Resilience and Teamwork at the IPC Alpine Skiing World Cup

Re·sil·ience

Webster definition:  the ability to recover from or adjust easily to misfortune or change

Richard’s definition:   The synergy of human confidence, passion, courage and intrepid determination needed to survive and to conquer adversity

IPC Alpine Skiing World Cup

In my roll as the Patron of Disabled Wintersport Australia,  it was my (and Coral’s) pleasure on Thursday (4 Sept 2013)  to attend the slalom racing at the 2013 International Paralympic Committee (IPC) Alpine Skiing World Cup on Thredbo’s “World Cup” course.

This was the first time that Australia has hosted a Paralympic Alpine Skiing event.   So the Australian Paralympic Committee (APC), in conjunction with the IPC and Kosciuszko Thredbo ski resort offered their best efforts to the competitors and guests to guarantee a great series of races.

This World Cup provided an opportunity for all athletes to gain points towards qualification for the Sochi  Winter Paralympic Games in March 2014.

I was thrilled and excited to see the world’s best Paralympic Alpine skiers negotiate the steep and icy course.

Vision Impaired Skiers

Jess Gallagher (Photo Richard de Crespigny)

Jess Gallagher’s left boot starts to flatten the racing pole. (Photo: Richard de Crespigny)

The Vision Impaired skiers led the charge, with Australia’s Jess Gallagher gaining the Silver Medal for the day.    Jess has only 10% vision yet this intrepid skier flattened every pole on her shortest way through the slalom course.

100% blind athlete Lindsay Ball being guided through the icy slalom course by Dianne Barris

100% blind athlete Lindsay Ball being guided through the icy slalom course by Dianne Barris (Photo: Richard de Crespigny)

Jess Gallagher

Jess Gallagher following her guide Christian (Photo: Richard de Crespigny)

I was emotionally affected to watch Lindsay Ball race down the course.

In a display of the most remarkable teamwork and mutual trust, Lindsay, a 100%  blind skier, successfully negotiated the treacherous ice slalom track at high speed.

Lindsay followed and was guided by  Dianne Barris, who radioed commands through an intercom, and blasted the same out through a backpack mounted speaker.

On reaching the bottom of the course, she had to place her hand upon Dianne’s shoulder to walk off the course!

Stand Up Skiers

(Courtesy Richard de Crespigny)

Stephanie Gallen (Photo: Richard de Crespigny)

2013 09 Sep IPC World Cup Thredbo Races 138 (560x480)

Martin France   (Photo: Richard de Crespigny)

The stand up skiers showed the spectators what can be achieved when we consider our capabilities from a GLASS HALF FULL attitude (of ability), rather than the traditional GLASS HALF EMPTY approach of disability.

2013 09 Sep IPC World Cup Thredbo Races 108 (315x315)

Stephanie Gallen   (Photo:  Richard de Crespigny)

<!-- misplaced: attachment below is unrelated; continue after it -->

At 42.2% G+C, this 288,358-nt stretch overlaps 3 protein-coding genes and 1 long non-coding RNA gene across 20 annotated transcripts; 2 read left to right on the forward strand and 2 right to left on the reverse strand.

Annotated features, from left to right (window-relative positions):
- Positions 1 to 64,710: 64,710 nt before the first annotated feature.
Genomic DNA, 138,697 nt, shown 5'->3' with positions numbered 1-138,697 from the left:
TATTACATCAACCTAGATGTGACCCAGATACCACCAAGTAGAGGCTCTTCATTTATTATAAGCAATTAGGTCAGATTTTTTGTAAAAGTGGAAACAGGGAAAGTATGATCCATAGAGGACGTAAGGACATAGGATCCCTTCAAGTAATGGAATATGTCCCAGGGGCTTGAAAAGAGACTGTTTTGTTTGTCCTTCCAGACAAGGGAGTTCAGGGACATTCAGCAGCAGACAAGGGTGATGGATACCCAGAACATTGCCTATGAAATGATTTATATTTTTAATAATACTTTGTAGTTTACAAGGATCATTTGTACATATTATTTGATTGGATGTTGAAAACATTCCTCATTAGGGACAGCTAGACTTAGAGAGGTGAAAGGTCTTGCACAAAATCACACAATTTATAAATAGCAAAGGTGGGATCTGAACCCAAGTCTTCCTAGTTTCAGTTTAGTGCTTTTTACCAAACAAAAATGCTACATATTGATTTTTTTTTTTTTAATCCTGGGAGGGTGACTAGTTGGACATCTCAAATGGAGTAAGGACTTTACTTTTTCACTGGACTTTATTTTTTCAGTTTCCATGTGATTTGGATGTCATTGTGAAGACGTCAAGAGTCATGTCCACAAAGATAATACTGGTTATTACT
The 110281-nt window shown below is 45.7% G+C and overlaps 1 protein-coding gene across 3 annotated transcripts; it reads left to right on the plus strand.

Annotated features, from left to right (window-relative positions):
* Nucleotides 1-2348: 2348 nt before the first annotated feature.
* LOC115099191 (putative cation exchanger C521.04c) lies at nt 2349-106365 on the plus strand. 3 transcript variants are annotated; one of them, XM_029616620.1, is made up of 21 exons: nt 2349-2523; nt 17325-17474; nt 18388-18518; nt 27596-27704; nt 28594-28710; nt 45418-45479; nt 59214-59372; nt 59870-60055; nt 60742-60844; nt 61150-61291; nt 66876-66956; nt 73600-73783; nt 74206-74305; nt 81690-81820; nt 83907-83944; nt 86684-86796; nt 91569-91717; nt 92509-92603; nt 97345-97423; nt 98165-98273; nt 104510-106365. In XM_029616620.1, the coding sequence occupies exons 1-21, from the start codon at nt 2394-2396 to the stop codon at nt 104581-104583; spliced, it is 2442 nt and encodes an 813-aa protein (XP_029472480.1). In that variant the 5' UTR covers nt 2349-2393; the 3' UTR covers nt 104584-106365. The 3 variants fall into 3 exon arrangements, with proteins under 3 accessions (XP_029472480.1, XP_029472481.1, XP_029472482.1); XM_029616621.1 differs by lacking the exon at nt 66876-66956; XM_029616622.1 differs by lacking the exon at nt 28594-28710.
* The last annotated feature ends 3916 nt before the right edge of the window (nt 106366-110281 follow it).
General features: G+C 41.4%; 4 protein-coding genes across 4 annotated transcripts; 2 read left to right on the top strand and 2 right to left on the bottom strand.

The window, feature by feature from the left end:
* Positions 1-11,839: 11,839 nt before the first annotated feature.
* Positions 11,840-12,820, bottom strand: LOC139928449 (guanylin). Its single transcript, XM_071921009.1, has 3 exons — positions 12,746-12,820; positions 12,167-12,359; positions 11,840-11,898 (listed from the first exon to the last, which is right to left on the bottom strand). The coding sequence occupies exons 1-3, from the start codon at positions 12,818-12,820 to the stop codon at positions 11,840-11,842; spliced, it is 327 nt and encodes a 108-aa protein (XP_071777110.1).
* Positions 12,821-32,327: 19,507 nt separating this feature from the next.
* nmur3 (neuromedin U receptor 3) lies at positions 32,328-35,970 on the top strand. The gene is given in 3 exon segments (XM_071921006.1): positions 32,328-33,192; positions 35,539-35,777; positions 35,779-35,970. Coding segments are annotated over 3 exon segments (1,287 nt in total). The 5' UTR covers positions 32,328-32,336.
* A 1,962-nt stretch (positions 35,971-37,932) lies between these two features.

The famous Heather Mills skied brilliantly as did others who showed that the loss of a limb did not slow racing times!

Sit Skiers

2013 09 Sep IPC World Cup Thredbo Races 116 (393x270)

Tori Pendergast   (Photo: Richard de Crespigny)

Finally the sit skiers torqued their mono skis round the course at a speed faster than 99% of the normal population could muster.

Heath Calhoun (Courtesy Richard de Crespigny)

Heath Calhoun (Photo: Richard de Crespigny)

Just as I have been touched by my new associations with members of Disabled WinterSport Australia, I have been humbled to meet the members of the Australian and International Paralympic Committees.

There is so much more pleasure in giving than receiving.  Although the proud Paralympians declined almost every offer I gave to assist them during the races, I still felt privileged to observe, cheer and promote the event.

Amanda Gannon

My views were echoed by Qantas Flight Attendant Amanda Gannon.

Amanda Gannon  (DWA Guide and Qantas Flight Attendant), Walter Cole with Declan  (They skied for four days.  Perhaps Declan will aspire to train for the APC!

Amanda Gannon (DWA Guide and Qantas Flight Attendant), Walter Cole with Declan (They skied for four days. Perhaps Declan will aspire to train for the APC!   (Photo: Amanda Gannon)

Amanda Gannon

Amanda has been a  Disabled WinterSport Australia  volunteer guide for four years.  She is passionate about helping people with disabilities adapt to the snow.

Amanda joined us at the World Cup to cheer and support vision impaired Jess Gallagher, a DWA graduate who hopes to qualify for the Sochi  Winter Paralympic Games in 2014.

“I’ve had many amazing times at DWA” Amanda added, “It’s so rewarding to ski with people who want to experience the sport that I love, and inspiring to help them adapt to the challenges on the snow.  Their  contagious beaming smiles confirm every feeling we are trying to share.”

“I’m so committed to DWA that I have just taken the next step and qualified as an adaptive instructor (at the Perisher ski resort).

Lessons from the IPC World Cup

Jess Gallagher (Silver Medalist), Jess Gallagher (DWA Volunteer and Qantas Flight Attendant), Me

Jess Gallagher (Silver Medalist) Amanda Gannon (DWA Guide and Qantas Flight Attendant), Me (Photo: Richard de Crespigny)